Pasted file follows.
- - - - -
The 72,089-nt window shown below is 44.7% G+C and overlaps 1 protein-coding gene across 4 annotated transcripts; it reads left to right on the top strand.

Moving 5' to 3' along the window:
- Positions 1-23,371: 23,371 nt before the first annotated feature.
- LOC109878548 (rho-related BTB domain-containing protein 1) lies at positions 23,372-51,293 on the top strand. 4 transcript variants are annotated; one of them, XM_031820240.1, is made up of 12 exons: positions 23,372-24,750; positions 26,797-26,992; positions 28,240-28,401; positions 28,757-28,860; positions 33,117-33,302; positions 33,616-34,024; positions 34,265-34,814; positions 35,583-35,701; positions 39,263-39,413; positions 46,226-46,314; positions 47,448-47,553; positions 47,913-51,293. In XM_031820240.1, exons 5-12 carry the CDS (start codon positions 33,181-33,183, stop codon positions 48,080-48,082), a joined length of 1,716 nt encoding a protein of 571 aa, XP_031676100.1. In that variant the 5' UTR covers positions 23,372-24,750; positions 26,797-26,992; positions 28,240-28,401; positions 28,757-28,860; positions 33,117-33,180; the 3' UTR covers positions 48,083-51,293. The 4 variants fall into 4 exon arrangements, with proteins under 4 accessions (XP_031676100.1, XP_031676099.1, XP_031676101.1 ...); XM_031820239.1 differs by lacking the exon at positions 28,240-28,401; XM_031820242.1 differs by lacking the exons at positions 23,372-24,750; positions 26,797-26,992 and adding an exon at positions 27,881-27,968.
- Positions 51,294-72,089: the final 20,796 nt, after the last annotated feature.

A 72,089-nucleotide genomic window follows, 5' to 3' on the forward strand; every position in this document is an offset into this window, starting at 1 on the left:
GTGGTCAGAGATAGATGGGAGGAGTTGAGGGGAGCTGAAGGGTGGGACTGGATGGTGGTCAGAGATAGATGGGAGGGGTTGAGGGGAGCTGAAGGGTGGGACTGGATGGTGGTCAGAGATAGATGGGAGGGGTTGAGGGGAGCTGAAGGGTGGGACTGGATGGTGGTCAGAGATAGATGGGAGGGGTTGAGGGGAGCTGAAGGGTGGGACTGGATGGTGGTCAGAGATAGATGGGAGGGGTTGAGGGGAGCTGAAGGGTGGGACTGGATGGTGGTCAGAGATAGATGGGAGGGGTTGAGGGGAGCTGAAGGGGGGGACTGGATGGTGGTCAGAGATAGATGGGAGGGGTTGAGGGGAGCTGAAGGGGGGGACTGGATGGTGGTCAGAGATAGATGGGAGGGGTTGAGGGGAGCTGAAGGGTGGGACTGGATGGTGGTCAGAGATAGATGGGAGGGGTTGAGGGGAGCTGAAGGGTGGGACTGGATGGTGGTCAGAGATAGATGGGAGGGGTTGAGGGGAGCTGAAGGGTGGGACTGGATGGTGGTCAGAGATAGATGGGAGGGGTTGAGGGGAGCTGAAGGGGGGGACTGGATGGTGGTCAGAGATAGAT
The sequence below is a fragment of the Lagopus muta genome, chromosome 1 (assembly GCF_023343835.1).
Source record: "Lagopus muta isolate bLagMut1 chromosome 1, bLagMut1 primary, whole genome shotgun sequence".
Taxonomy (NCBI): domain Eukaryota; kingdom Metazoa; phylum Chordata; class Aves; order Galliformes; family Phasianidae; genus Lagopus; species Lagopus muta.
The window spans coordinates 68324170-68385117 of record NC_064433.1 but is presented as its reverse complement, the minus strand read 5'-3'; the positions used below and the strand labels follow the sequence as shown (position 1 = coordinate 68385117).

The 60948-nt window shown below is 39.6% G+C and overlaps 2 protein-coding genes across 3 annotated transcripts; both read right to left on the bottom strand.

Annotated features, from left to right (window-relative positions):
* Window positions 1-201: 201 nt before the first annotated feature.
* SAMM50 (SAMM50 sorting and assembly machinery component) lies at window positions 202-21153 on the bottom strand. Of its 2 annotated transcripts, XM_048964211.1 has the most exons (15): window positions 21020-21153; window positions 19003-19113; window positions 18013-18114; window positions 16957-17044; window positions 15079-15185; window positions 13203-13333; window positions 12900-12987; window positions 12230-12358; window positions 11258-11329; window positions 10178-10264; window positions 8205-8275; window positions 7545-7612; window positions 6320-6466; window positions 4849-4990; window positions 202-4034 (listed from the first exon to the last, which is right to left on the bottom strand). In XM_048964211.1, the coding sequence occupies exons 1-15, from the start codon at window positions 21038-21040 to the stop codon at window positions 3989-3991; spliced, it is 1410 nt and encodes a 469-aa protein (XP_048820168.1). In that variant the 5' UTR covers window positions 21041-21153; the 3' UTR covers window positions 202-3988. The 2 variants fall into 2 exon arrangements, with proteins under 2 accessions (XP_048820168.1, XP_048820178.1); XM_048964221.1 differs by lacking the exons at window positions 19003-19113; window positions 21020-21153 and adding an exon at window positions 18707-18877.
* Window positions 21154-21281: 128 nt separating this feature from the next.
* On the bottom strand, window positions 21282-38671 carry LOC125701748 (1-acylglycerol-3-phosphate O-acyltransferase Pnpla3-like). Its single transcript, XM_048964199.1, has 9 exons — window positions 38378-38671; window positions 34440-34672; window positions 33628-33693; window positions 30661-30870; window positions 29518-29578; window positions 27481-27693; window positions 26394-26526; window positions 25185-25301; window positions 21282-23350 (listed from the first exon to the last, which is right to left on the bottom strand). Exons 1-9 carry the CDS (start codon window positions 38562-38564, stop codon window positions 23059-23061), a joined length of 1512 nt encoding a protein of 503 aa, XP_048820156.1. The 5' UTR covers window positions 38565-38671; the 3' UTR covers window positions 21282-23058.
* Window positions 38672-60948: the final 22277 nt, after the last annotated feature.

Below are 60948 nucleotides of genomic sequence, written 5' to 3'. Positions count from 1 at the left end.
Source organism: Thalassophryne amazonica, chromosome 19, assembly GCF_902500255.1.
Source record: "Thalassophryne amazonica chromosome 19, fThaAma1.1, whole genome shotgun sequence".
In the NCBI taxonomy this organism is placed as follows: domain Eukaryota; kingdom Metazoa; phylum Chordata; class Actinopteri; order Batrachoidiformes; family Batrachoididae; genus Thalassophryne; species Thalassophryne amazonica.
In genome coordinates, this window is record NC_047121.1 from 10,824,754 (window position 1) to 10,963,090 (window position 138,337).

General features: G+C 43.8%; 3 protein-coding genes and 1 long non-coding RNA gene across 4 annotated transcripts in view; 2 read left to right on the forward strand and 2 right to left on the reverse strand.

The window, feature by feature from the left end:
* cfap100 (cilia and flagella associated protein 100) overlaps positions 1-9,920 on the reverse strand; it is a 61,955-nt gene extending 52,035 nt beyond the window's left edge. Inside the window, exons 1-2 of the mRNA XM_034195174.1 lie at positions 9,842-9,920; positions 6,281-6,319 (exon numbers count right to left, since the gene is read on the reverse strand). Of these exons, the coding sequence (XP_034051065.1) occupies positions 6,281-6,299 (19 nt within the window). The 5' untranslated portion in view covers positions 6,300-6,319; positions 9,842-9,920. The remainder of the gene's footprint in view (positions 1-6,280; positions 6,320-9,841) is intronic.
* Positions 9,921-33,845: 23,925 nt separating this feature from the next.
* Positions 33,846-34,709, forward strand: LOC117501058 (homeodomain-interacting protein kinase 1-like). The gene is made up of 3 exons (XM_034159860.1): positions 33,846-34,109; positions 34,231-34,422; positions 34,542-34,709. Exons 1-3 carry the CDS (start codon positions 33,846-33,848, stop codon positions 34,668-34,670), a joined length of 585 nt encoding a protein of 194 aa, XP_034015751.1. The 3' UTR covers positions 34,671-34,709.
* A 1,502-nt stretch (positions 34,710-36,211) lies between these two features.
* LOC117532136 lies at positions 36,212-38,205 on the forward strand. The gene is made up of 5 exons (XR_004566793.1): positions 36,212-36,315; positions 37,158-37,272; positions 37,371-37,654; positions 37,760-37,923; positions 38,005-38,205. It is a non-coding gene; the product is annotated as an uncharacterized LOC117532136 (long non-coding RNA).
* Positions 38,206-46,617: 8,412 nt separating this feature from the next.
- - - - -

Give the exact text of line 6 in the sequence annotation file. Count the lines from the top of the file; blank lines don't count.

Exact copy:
A 72,089-nucleotide genomic window follows, 5' to 3' on the forward strand; every position in this document is an offset into this window, starting at 1 on the left: